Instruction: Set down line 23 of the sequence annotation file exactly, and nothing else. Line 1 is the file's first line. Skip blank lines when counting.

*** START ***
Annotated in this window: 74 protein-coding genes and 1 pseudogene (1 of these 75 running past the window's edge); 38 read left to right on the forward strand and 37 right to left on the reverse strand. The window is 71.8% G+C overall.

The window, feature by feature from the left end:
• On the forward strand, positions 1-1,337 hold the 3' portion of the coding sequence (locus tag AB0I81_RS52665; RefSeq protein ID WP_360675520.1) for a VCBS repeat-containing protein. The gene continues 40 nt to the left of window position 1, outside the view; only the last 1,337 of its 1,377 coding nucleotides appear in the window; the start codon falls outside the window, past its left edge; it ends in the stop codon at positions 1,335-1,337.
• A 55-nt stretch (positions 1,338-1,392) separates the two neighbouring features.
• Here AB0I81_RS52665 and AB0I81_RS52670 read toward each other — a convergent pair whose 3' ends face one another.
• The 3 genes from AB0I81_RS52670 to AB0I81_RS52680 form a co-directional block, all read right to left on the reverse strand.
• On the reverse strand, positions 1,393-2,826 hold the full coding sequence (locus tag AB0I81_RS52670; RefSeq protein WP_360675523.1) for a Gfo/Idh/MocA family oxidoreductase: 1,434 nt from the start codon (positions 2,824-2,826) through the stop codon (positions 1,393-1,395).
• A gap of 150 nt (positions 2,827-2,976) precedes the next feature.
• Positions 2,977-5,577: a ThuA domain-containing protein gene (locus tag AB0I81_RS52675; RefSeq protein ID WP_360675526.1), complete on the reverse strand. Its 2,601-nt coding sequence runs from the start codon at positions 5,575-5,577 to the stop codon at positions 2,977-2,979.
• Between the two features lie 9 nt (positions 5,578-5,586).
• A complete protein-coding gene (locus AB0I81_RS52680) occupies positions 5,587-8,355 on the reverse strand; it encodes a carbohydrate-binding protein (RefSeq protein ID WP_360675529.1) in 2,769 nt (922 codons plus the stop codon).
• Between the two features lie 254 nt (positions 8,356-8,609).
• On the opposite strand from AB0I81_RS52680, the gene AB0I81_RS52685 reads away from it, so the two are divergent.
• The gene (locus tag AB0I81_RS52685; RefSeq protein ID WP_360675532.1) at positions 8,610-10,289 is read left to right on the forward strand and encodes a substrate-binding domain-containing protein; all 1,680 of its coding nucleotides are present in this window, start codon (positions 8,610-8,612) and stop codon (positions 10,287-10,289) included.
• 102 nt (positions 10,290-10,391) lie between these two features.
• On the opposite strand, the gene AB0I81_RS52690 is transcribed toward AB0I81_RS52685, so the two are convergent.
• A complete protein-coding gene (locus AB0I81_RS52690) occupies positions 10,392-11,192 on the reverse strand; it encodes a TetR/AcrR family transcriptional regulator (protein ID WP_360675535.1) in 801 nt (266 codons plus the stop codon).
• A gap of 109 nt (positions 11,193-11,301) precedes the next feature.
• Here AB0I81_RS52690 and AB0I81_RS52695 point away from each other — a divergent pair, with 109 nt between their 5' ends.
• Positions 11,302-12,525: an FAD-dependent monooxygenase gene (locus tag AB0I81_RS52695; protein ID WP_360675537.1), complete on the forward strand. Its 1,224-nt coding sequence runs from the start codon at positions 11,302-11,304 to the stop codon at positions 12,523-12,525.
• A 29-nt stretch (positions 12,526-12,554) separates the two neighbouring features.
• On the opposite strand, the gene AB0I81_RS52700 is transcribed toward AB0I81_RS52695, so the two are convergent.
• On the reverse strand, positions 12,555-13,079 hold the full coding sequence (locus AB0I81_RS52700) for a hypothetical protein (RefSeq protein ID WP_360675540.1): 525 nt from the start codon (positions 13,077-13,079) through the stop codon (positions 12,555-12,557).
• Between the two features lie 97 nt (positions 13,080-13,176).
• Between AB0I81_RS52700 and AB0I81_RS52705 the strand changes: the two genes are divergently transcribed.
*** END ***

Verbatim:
• On the reverse strand, positions 12,555-13,079 hold the full coding sequence (locus AB0I81_RS52700) for a hypothetical protein (RefSeq protein ID WP_360675540.1): 525 nt from the start codon (positions 13,077-13,079) through the stop codon (positions 12,555-12,557).